Sometimes you hear it said, “There’s no such thing as a Lone Ranger Christian.” That’s wrong – there is such a thing. Of course, he doesn’t wear a red bandana and a black mask. He doesn’t ride a white horse and have a sidekick calling him “Kimosabe.” So how do you recognize this spiritual masked man? Here is a profile of the Lone Ranger Christian:
1. The Lone Ranger Christian does not submit to any church authority.
The Lone Ranger Christian always rides solo. To be shepherded and led by pastors and elders is fine for the ordinary believer, but not for him. This renegade sheep is quite able lead himself beside still waters, thank you very much. He is a self-shepherd. He’s really not opposed to authority per se. It’s just that he himself is his own authority. He says he answers only to God. That sounds noble, but his refusal to submit to others for the sake of Christ (Ephesians 5:21; 1 Peter 5:5) means that in reality he answers only to himself.
2. The Lone Ranger Christian does not commit to any church body.
Belonging to a local church body not only means submission to church authority, but it also entails dedication and commitment to one group of believers over an extended period of time. The Lone Ranger Christian won’t have it. He may enjoy Christian gatherings and even be the gregarious type, but his fellowship with other believers is always on his terms.
The Lone Ranger Christian often enjoys hearing good preaching and teaching. And he will even come to church to worship. But he won’t commit to the church. If he tires of one preacher, or if he gets bored with one church’s worship service, or if too many people rub him the wrong way, it’s “Hi-yo Silver, Away!”, and off he rides.
Though he rejects the church in this way, strangely, he needs the church. It serves as the necessary backdrop to sharpen his profile as the self-made man of God, beholden to no institution. Rather than devoting his energies to serving the church, in a parasitical way he looks better as the church looks worse. Christians committed to their churches are engaged in the work of learning to love one another, and to worship and serve together, a messy and difficult business because of our sin and natural selfishness. But the Lone Ranger Christian strikes a pose of daring independence, ever above the fray, proclaiming his allegiance to Jesus alone. Though he is blissfully free from the heartache and stress that true Christian community often entails, the tragedy is he knows nothing of the joy of genuine Christian fellowship. His independence often brings in its wake a sad loneliness.
3. The Lone Ranger Christian values his personal experience and beliefs over church teaching.
Orthodox Christian doctrine has always been a communal affair. Christ entrusted his words to his apostles, who in turn taught others, including pastors and teachers, who in turn taught churches. These churches were formed around a common confession of faith in Christ. Church councils worked through difficult theological questions together. And the Reformed confessions of faith were penned by assemblies, or if written by individuals, they were adopted by churches. In other words, true doctrine is church doctrine – the Bible says the church is the pillar and ground of the truth (1 Timothy 3:15).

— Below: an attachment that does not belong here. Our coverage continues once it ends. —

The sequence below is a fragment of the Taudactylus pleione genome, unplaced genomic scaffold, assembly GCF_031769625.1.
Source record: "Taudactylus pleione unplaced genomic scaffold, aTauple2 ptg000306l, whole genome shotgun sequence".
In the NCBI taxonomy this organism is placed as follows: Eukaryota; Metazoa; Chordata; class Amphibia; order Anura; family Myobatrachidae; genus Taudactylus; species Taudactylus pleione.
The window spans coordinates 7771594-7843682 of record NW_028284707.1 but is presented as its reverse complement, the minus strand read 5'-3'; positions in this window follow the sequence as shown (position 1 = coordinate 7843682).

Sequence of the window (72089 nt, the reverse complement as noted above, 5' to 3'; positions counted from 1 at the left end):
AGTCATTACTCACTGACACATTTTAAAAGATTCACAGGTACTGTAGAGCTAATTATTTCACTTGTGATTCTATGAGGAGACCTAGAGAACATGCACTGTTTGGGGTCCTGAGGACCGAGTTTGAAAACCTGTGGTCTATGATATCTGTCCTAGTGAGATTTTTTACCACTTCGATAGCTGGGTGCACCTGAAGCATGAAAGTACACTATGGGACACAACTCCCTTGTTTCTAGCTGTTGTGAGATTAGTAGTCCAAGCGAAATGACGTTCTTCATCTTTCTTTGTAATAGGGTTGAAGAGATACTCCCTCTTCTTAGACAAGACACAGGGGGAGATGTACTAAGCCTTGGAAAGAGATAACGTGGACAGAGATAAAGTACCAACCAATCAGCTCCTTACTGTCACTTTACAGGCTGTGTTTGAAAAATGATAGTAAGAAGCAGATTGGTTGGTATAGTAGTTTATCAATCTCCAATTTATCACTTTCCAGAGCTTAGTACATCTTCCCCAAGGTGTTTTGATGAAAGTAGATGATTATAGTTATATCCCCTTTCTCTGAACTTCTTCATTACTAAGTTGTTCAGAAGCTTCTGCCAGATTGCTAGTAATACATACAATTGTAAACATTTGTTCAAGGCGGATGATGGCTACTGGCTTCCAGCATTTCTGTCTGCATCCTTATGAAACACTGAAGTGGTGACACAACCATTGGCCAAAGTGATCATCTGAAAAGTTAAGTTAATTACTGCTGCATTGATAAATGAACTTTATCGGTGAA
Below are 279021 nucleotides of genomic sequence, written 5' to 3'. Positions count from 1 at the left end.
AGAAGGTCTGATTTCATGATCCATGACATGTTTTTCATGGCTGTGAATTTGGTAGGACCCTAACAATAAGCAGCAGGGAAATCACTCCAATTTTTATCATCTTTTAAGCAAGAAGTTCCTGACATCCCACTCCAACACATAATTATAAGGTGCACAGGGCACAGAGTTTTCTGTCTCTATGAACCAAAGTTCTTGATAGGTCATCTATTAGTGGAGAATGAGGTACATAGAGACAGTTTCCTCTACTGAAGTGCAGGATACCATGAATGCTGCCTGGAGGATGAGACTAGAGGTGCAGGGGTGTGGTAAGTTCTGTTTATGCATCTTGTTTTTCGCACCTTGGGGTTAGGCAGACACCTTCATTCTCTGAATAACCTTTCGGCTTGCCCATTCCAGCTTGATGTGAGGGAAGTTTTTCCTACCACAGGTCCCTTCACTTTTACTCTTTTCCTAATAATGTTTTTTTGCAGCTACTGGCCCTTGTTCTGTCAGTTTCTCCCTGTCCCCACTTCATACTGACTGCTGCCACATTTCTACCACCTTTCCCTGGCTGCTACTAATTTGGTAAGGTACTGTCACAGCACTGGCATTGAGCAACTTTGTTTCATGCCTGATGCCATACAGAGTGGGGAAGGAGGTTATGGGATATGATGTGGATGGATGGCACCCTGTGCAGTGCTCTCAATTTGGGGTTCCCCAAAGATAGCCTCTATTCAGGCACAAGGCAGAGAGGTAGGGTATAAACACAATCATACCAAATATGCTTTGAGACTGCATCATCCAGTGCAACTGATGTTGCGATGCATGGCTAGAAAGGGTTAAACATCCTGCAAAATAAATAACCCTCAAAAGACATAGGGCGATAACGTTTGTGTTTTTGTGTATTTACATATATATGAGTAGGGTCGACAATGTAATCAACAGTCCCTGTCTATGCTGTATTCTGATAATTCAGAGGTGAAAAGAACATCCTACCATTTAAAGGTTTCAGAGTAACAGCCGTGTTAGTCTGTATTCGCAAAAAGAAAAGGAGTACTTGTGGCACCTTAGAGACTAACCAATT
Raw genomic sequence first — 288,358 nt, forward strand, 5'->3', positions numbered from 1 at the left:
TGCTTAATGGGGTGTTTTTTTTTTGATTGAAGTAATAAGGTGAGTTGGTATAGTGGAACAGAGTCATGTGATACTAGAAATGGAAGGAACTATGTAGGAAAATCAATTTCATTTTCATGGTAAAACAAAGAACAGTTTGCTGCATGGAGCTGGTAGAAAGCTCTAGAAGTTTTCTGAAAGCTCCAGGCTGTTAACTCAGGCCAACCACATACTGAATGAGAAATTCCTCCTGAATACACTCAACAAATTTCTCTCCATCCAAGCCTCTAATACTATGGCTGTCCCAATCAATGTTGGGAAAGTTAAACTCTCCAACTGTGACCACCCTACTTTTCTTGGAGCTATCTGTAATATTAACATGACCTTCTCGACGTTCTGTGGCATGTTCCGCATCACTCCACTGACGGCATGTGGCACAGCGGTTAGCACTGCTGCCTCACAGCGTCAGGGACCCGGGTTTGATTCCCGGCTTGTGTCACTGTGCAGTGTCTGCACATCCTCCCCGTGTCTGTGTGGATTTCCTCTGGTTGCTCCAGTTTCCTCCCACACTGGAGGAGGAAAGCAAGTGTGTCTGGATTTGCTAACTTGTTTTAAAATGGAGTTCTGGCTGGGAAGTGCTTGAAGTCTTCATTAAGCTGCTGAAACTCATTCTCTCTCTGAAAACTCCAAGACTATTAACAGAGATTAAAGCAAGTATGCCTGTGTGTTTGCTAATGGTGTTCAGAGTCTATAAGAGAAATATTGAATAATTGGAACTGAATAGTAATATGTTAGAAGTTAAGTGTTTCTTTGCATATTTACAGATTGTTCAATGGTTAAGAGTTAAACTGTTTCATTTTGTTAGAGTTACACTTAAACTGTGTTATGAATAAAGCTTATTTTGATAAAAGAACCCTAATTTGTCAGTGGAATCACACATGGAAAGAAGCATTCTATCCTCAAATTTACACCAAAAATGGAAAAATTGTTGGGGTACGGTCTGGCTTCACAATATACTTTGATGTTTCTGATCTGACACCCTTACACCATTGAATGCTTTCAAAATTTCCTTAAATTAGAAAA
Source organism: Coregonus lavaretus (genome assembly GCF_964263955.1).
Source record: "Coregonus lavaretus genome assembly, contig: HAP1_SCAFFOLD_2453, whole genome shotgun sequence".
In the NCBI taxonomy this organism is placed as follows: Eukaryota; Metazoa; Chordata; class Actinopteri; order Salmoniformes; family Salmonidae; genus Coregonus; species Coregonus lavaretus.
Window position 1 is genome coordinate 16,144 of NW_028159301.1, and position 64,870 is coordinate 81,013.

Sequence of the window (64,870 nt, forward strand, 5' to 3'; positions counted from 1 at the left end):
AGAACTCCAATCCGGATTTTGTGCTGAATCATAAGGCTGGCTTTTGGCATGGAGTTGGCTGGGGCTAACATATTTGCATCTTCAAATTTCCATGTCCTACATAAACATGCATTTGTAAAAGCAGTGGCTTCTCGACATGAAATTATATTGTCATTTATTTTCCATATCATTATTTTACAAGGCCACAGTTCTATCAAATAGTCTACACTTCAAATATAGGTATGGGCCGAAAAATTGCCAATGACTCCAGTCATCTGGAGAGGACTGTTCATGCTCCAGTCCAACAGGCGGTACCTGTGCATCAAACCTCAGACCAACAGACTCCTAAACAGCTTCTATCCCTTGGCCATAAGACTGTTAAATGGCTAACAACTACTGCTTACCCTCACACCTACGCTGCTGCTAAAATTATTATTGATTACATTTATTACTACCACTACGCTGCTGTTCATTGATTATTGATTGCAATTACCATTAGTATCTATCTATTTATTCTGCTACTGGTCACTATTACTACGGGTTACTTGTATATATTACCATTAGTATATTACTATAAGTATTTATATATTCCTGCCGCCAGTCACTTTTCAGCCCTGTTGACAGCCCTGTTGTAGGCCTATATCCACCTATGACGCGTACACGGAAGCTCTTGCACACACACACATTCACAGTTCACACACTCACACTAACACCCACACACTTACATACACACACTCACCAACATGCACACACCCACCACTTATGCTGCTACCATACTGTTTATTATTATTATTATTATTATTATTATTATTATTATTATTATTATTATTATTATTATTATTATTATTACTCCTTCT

But the Lone Ranger Christian, though he may hold orthodox views, will in the end appeal to his own understanding or his own experience as the final arbiter of Christian truth. In fact, he cherishes nothing so dearly as his own opinions. And what makes them right is not that they agree with Scripture, or with historic Christian orthodoxy, but that they are his.
4. The Lone Ranger Christian considers himself a teacher, not a student; a leader, not a follower.
The Lone Ranger Christian is naturally resistant to teaching, because to be taught demands a certain humility and willingness to submit to others. So he fancies himself a teacher. In the worst cases, he is the unique, self-appointed Teacher of Truth (you can often read his comments under internet articles dealing with religion). Likewise, the Lone Ranger Christian will not follow others. He imagines he would be a better leader than most of the pastors and elders he knows, but since he never learned to humbly follow others, he cannot be a true leader in Christ’s church.
Now, there are passages of Scripture you can show your Lone Ranger friend that indicate why all Christians should belong to a church (for example, Ephesians 4:1-16; Hebrews 10:25, 13:17; 1 Peter 5:1-5). But such talk will make him uneasy. He senses you are infringing on his cherished autonomy, and he doesn’t like it. Happily for him, just like the real Lone Ranger, he has a silver bullet to disarm any threats to his Christian independence. That silver bullet is one word: “legalism”. Speak of the need for church attendance, of commitment to the body of Christ, or of submitting to the authority Christ gave to his church, and he is likely to shoot them down with this one word.
What produces these Lone Ranger Christians? The root of the problem is pride. At heart we are all spiritual Lone Rangers. And so I suspect the above description may be fit us more than we like to admit.
But the next time you encounter the mysterious Christian who vanishes from your fellowship as quickly as he appeared (with the William Tell Overture playing in the background, of course), and you ask one another, “Who was that masked man, anyway?”, now you know – it was the Lone Ranger Christian.